Topic: Mushrooms and their relatives (Basidiomycota)

Categories: Fungi & Lichens

Mushrooms are not only tasty, but also provide numerous examples of evolutionary convergence...

Mushrooms are probably the most familiar group of fungi and celebrated for their tastiness (and, if misidentified, their potential lethality). Fly agaric Strictly speaking, a mushroom is the fleshy fruiting body of about 8000 species of fungus in the Agaricomycotina, one of three subphyla in the phylum Basidiomycota (the other two being the rusts (Pucciniomycotina) and the smuts (Ustilaginomycotina)). The fruiting body serves to disperse the spores, sometimes involving the extraordinary process of ballistospory. Mushrooms come in a variety of shapes, and their classification had long been based on the form of the fruiting body. Work on the airflow across these structures, however, has suggested that they both facilitate spore dispersal and reflect adaptive needs. It is therefore not surprising that the shapes of fruiting bodies show extensive convergence. This has, of course, had implications for mushroom classification, although many guide books still use the old system. There are some interesting trends in that some transformations from one fruiting body shape to another tend to be more common than others, while in certain cases the shift seems to be irreversible (as in the gasteroids, best known as puffballs and earthstars). The tendencies and trends are quite complex, and only a brief outline is given here.

Resupinate forms

Resupinate fungus These forms, as their name suggests, tend to lie flat on the surface. The fruiting bodies can be thin and cobweb-like or more robust and crustose. More than 2000 species of fungus show this morphology. It is highly polyphyletic with at least twelve independent evolutionary origins. Not only does it occur in every major clade of the Homobasidiomycetes (a large and diverse group of macrofungi), with some clades containing almost exclusively resupinate forms, but also in some heterobasidiomycete clades (Auriculariales, Dacrymycetales and Tremellales). Comparative analyses indicated that there is a greater tendency to go from resupinate to non-resupinate forms than vice versa. This has been interpreted as reflecting an evolutionary trend towards increased morphological complexity, as the resupinate forms are relatively simple. A more recent analysis, however, has not supported the conclusion that the resupinate morphology is an evolutionarily labile one.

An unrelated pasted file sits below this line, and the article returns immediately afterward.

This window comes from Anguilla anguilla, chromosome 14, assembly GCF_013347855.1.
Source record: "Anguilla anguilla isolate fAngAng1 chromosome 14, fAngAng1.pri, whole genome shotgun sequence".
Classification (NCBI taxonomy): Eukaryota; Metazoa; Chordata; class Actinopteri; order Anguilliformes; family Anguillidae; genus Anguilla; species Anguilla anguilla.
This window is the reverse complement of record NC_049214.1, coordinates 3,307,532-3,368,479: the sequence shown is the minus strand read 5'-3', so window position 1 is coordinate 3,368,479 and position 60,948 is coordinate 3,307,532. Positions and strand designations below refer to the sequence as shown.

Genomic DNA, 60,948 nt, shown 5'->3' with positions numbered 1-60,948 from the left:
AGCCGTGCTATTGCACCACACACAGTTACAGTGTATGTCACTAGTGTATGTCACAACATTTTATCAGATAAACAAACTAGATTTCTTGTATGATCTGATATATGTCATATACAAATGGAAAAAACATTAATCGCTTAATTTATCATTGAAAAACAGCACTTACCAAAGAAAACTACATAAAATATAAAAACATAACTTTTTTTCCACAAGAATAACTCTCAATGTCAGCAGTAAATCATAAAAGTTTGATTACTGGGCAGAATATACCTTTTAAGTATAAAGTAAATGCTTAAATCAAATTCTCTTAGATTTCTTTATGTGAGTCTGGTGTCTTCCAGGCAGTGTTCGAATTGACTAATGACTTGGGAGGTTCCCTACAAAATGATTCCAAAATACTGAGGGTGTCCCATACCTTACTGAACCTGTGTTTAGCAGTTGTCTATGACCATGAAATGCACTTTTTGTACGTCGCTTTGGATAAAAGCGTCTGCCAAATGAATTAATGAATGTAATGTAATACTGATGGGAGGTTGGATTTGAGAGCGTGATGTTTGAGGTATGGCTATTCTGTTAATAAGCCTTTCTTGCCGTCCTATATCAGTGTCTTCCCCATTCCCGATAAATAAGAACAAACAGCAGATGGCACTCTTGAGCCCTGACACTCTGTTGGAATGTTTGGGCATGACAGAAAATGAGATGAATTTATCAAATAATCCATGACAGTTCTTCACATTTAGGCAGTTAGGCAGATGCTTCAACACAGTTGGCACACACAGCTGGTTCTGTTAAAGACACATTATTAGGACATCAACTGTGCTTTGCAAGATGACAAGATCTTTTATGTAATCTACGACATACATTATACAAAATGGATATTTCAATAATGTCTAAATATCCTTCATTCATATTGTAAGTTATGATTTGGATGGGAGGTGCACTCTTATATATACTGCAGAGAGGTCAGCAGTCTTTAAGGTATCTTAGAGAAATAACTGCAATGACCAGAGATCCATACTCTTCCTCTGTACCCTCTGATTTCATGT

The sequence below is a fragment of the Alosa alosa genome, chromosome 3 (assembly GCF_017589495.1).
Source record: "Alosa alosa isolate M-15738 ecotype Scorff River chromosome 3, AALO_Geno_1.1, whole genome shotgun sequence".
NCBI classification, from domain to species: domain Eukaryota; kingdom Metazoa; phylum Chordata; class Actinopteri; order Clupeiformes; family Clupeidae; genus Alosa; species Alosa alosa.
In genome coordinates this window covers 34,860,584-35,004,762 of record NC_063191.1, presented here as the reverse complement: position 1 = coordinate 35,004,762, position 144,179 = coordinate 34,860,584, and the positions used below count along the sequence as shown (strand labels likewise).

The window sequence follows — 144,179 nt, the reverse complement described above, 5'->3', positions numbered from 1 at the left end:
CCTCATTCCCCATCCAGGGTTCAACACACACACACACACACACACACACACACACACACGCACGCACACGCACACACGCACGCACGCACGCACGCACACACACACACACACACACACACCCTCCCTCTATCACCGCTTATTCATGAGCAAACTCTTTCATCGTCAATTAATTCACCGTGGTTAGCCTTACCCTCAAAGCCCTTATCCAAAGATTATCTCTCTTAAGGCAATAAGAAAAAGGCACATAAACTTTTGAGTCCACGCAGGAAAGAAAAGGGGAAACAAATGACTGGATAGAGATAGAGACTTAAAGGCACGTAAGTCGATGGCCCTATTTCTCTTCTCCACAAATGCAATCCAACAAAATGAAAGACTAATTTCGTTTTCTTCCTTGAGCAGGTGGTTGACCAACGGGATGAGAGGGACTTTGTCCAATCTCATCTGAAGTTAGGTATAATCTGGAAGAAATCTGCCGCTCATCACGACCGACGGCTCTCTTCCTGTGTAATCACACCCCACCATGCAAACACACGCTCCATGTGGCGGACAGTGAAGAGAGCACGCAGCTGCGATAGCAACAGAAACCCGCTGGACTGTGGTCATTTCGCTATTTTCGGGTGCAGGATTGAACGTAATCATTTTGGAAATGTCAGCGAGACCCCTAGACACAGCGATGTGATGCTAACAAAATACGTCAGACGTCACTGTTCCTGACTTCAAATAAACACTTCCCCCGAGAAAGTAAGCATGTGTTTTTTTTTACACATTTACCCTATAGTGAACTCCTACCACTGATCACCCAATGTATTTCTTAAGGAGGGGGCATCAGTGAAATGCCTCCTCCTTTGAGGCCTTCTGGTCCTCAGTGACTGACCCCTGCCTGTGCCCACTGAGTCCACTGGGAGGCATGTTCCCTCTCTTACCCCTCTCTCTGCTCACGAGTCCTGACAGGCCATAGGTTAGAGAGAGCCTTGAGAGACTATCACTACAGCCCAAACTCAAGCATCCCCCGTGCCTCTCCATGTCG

Cyphelloid fungus Cyphelloid fungi are characterised by tiny (1-2 mm) cup-shaped fruiting bodies with smooth spore-bearing surfaces. These fruiting bodies typically grow on dead or decaying wood and occur in clusters. It has been estimated that there might be 400-500 species of cyphelloid fungi, but their actual diversity remains mysterious. Those species that have been described so far show a cosmopolitan distribution, but are better known from northern temperate regions. Intriguingly, two cyphelloid species, Calathella mangrovei and Halocyphina villosa, are salt-tolerant and found on mangroves, where they are periodically submerged in seawater. Molecular phylogenetic analyses have suggested that there are at least ten to twelve (probably more) independent evolutionary origins of the cyphelloid form, representing cases of a reduction from morphologically more complex agaricoid ancestors.

Aquatic mushrooms

The two cyphelloid species that are associated with mangroves are not the only mushrooms that occur in an aquatic environment. Within the homobasidiomycetes, about a dozen species are found in marine or freshwater habitats and have evolved unique morphological adaptations. The marine gasteroid Nia vibrissa, for example, grows on fully submerged substrates and produces spores equipped with hairs that might help them to float and disperse successfully. Another marine species, Mycaureola dilseae, which is a parasite of a red alga, is not at all closely related to N. vibrissa. According to a molecular phylogenetic analysis, the move from terrestrial to aquatic habit has occurred three or four times independently. Mangroves might have represented a stepping-stone in this transition.